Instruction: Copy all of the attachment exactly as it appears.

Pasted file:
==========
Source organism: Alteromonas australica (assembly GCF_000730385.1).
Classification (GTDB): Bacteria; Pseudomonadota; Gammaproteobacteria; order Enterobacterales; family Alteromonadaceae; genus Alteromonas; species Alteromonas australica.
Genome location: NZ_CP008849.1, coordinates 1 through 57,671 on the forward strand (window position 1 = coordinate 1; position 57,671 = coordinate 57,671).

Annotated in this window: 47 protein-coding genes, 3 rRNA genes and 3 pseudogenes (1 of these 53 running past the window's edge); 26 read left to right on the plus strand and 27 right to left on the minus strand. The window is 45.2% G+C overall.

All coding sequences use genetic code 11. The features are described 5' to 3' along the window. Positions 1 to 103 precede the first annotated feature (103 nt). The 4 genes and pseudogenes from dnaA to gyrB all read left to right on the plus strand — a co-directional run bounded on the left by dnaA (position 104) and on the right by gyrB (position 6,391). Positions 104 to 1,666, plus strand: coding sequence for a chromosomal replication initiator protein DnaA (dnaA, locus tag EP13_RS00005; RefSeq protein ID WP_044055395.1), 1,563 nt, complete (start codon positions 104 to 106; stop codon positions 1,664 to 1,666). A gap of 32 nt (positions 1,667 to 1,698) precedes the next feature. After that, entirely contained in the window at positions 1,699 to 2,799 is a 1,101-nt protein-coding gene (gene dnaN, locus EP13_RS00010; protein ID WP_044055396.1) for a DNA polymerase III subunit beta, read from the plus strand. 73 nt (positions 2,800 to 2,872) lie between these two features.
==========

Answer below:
Source organism: Alteromonas australica (assembly GCF_000730385.1).
Classification (GTDB): Bacteria; Pseudomonadota; Gammaproteobacteria; order Enterobacterales; family Alteromonadaceae; genus Alteromonas; species Alteromonas australica.
Genome location: NZ_CP008849.1, coordinates 1 through 57,671 on the forward strand (window position 1 = coordinate 1; position 57,671 = coordinate 57,671).

Annotated in this window: 47 protein-coding genes, 3 rRNA genes and 3 pseudogenes (1 of these 53 running past the window's edge); 26 read left to right on the plus strand and 27 right to left on the minus strand. The window is 45.2% G+C overall.

All coding sequences use genetic code 11. The features are described 5' to 3' along the window. Positions 1 to 103 precede the first annotated feature (103 nt). The 4 genes and pseudogenes from dnaA to gyrB all read left to right on the plus strand — a co-directional run bounded on the left by dnaA (position 104) and on the right by gyrB (position 6,391). Positions 104 to 1,666, plus strand: coding sequence for a chromosomal replication initiator protein DnaA (dnaA, locus tag EP13_RS00005; RefSeq protein ID WP_044055395.1), 1,563 nt, complete (start codon positions 104 to 106; stop codon positions 1,664 to 1,666). A gap of 32 nt (positions 1,667 to 1,698) precedes the next feature. After that, entirely contained in the window at positions 1,699 to 2,799 is a 1,101-nt protein-coding gene (gene dnaN, locus EP13_RS00010; protein ID WP_044055396.1) for a DNA polymerase III subunit beta, read from the plus strand. 73 nt (positions 2,800 to 2,872) lie between these two features.